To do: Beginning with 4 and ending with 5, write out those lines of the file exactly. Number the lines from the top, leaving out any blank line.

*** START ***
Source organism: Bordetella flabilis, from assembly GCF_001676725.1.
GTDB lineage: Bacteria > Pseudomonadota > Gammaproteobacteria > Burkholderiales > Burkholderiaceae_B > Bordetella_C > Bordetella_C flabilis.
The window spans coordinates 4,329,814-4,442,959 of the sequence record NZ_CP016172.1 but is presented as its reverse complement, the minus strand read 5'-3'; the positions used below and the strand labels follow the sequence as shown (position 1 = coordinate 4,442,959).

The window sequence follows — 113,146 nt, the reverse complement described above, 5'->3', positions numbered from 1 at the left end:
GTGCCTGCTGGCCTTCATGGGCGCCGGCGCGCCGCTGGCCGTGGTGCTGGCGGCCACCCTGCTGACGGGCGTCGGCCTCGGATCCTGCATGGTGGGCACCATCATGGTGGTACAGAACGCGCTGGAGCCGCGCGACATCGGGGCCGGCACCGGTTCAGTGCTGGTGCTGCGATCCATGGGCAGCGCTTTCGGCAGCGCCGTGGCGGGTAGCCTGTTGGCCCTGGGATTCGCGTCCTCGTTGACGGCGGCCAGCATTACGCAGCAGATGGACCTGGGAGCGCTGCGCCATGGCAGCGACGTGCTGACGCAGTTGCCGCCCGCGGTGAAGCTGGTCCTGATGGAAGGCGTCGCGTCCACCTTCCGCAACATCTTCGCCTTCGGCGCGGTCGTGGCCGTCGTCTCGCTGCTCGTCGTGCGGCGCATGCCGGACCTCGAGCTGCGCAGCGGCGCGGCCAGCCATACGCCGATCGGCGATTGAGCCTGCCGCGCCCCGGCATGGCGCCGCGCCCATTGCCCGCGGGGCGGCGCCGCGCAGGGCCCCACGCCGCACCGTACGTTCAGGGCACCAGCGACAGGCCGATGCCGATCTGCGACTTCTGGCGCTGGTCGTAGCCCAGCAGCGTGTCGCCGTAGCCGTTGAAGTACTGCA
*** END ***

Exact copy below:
The window sequence follows — 113,146 nt, the reverse complement described above, 5'->3', positions numbered from 1 at the left end:
GTGCCTGCTGGCCTTCATGGGCGCCGGCGCGCCGCTGGCCGTGGTGCTGGCGGCCACCCTGCTGACGGGCGTCGGCCTCGGATCCTGCATGGTGGGCACCATCATGGTGGTACAGAACGCGCTGGAGCCGCGCGACATCGGGGCCGGCACCGGTTCAGTGCTGGTGCTGCGATCCATGGGCAGCGCTTTCGGCAGCGCCGTGGCGGGTAGCCTGTTGGCCCTGGGATTCGCGTCCTCGTTGACGGCGGCCAGCATTACGCAGCAGATGGACCTGGGAGCGCTGCGCCATGGCAGCGACGTGCTGACGCAGTTGCCGCCCGCGGTGAAGCTGGTCCTGATGGAAGGCGTCGCGTCCACCTTCCGCAACATCTTCGCCTTCGGCGCGGTCGTGGCCGTCGTCTCGCTGCTCGTCGTGCGGCGCATGCCGGACCTCGAGCTGCGCAGCGGCGCGGCCAGCCATACGCCGATCGGCGATTGAGCCTGCCGCGCCCCGGCATGGCGCCGCGCCCATTGCCCGCGGGGCGGCGCCGCGCAGGGCCCCACGCCGCACCGTACGTTCAGGGCACCAGCGACAGGCCGATGCCGATCTGCGACTTCTGGCGCTGGTCGTAGCCCAGCAGCGTGTCGCCGTAGCCGTTGAAGTACTGCA